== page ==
I was eager to meet my tour companions. Turns out, it was me and 14 Germans. I was the lone American.
“Well, how’s this going to go?” I remember thinking. Spoiler alert: My 14 Germans were lovely, but that night, I felt like a sore thumb sticking out.
After being assigned my 19-year-old roommate from Bavaria (“Wow ... you’re how old? My mom’s your age.”), we set off the next day for our first big adventure of the trip, Kruger National Park.
Wild Solace On Safari
No trip to South Africa is complete without a visit to Kruger National Park, the crown jewel of animal sighting destinations.
At an impressive 18,989 square kilometers, Kruger National Park is the largest in South Africa and is home to multiple private reserves and a wider selection of mammal species than anywhere else in Africa.
Situated in the bushveld of the Limpopo and Mpumalanga provinces, the Greater Kruger Park is home to the Big Five: lions, elephants, rhinos, water buffalo, and leopards. Kruger National Park has been a popular spot for wildlife viewing, and because it’s the largest safari destination in South Africa, Kruger has a convenient and extensive road network for safari tours and plenty of accommodation options.
A safari game drive is usually done in a four-wheel-drive vehicle or open-air truck with a guide who can point out the sometimes elusive creatures that call Kruger home. The trucks can get hot if they aren’t air controlled, but the vehicles are comfortable for people of all fitness levels. Kruger even offers safaris for the disabled and mobility-challenged.
You can also opt for walking safaris or even nighttime drives to watch the animals in a nocturnal environment.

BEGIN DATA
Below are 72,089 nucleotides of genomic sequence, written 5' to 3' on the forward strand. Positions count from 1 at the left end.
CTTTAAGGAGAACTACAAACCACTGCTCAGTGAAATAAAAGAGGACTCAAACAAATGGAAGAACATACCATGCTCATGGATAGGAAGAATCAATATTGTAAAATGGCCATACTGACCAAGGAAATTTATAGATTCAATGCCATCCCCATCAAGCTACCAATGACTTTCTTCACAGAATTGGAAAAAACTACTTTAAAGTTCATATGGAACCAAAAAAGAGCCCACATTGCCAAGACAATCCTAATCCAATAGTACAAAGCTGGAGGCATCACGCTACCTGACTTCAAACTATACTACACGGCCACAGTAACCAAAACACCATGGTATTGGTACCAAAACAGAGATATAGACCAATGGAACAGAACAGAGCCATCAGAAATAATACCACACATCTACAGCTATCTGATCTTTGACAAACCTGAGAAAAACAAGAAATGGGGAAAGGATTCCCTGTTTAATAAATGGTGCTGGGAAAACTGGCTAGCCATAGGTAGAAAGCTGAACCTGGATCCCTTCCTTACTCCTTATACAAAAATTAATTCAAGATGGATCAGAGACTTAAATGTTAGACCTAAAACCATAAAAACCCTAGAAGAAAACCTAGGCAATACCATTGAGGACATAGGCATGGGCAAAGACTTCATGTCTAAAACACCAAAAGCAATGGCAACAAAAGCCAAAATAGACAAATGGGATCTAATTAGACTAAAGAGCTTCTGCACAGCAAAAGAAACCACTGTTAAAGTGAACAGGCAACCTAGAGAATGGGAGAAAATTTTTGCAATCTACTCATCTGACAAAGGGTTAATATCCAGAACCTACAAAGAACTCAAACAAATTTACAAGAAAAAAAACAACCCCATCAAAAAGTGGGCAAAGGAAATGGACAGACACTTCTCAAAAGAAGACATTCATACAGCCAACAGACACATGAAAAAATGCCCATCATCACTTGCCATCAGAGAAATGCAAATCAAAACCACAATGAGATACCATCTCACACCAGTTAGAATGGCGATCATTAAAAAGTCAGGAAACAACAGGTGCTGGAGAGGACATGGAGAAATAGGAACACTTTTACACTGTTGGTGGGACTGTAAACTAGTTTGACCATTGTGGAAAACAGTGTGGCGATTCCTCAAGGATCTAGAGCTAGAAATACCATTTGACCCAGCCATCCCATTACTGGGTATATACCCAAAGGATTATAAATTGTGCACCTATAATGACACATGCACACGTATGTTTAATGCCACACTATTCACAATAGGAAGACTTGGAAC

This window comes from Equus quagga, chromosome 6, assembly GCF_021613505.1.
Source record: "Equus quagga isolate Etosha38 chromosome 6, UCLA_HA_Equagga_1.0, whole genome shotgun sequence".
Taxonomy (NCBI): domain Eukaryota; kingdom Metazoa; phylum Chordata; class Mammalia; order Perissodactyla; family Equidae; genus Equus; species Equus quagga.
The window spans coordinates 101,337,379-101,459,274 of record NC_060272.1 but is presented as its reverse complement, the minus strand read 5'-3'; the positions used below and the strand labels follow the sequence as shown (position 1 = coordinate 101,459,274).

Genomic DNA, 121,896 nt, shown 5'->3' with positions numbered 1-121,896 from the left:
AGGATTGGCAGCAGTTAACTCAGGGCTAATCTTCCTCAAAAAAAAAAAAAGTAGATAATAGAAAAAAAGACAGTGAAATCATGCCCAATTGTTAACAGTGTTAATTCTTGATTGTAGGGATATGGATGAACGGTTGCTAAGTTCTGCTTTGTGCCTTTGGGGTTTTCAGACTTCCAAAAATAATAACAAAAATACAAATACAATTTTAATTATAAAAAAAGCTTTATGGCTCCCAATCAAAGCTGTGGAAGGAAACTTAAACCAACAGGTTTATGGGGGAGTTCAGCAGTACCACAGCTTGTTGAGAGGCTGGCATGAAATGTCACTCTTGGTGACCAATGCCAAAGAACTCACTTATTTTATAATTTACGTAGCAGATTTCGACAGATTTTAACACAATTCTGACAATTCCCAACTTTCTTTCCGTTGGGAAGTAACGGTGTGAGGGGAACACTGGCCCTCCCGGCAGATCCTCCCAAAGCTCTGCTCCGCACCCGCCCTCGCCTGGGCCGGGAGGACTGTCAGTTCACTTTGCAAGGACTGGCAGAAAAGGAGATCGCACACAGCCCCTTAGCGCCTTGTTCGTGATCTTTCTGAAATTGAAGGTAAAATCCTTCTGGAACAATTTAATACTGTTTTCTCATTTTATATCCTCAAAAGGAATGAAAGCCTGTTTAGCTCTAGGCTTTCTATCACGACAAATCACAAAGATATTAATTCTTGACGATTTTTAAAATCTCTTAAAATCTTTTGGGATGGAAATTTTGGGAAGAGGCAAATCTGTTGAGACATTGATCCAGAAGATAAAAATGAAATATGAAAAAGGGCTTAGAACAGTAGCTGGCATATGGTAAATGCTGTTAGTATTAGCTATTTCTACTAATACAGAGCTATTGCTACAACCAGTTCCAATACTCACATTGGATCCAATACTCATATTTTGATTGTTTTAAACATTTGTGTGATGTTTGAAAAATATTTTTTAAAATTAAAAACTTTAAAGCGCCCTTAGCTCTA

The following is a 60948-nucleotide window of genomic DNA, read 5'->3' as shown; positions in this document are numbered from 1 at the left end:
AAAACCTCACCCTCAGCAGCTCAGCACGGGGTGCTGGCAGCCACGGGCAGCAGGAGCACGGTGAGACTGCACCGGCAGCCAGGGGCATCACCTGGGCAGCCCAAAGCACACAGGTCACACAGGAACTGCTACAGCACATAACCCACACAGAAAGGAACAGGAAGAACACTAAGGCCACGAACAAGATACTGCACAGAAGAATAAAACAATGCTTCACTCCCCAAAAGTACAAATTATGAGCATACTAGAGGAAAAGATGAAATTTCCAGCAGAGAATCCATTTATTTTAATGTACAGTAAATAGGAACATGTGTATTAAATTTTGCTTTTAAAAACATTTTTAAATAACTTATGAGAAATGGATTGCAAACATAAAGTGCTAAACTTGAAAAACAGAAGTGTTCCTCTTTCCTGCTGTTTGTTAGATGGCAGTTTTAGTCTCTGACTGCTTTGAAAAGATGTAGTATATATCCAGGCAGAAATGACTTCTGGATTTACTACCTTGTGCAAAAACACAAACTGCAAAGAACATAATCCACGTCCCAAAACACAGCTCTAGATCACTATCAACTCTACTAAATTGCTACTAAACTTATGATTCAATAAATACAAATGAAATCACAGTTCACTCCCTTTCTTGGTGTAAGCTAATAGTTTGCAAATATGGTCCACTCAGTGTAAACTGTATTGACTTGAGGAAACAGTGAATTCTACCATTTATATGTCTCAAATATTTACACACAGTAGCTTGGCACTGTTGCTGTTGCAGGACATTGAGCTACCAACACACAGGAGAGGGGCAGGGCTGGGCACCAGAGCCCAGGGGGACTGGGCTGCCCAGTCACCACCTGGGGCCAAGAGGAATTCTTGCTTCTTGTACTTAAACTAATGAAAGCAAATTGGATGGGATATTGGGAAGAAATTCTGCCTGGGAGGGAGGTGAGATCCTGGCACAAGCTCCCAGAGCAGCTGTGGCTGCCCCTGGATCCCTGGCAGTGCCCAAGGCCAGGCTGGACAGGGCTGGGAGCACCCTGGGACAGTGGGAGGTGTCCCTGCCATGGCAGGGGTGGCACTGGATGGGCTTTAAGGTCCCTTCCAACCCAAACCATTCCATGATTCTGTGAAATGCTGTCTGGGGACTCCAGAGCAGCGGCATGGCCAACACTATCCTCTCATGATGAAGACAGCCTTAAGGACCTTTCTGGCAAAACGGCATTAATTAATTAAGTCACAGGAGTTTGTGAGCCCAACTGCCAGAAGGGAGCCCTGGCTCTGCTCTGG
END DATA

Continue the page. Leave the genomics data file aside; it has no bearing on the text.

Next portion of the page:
My group spent the first two nights at the Greenfire Game Lodge at the Balule Nature Reserve, which shares an unfenced border with Kruger National Park. It’s also a free-range preserve, and it wasn’t uncommon to see elephant dung outside of the traditional safari lodges on the property.
Thus, my totally justified worry about running into a lion while fetching coffee in the dark.
We took safaris through the park, enjoyed a traditional braai barbecue, and sometimes took an evening drive to see the red sun set in the most dramatic fashion.
New Bravery In A Brave World
Down below our camp, a single sad watering hole glimmered. A humped figure haunted the edges of the water.
“It’s a hyena,” said Leanne, our bush camp manager. “See, you can tell by his shape.”
Leanne was our guide in Balule, and she led us on safari to show how to squeeze water out of fresh elephant dung if you are dying of thirst, identify different animal tracks, and spot animals lounging lazily in the hot noon sun.
Later that night, we drank South African wine and ate cold sandwiches as the sun became a blood-red ball setting behind the mountains.
For the first time in a long time, I felt peace. I felt thankful for Africa and my 14 German compatriots on the Drifters Adventure Tour, and I was thankful for the 26 years I had with my ex.
I was thankful for the chance to view wildlife in one of the world’s last wild places, and I was thankful for the laws that protect against poaching and destruction.
But, most of all, I was thankful I didn’t run into any lions on my way to get coffee.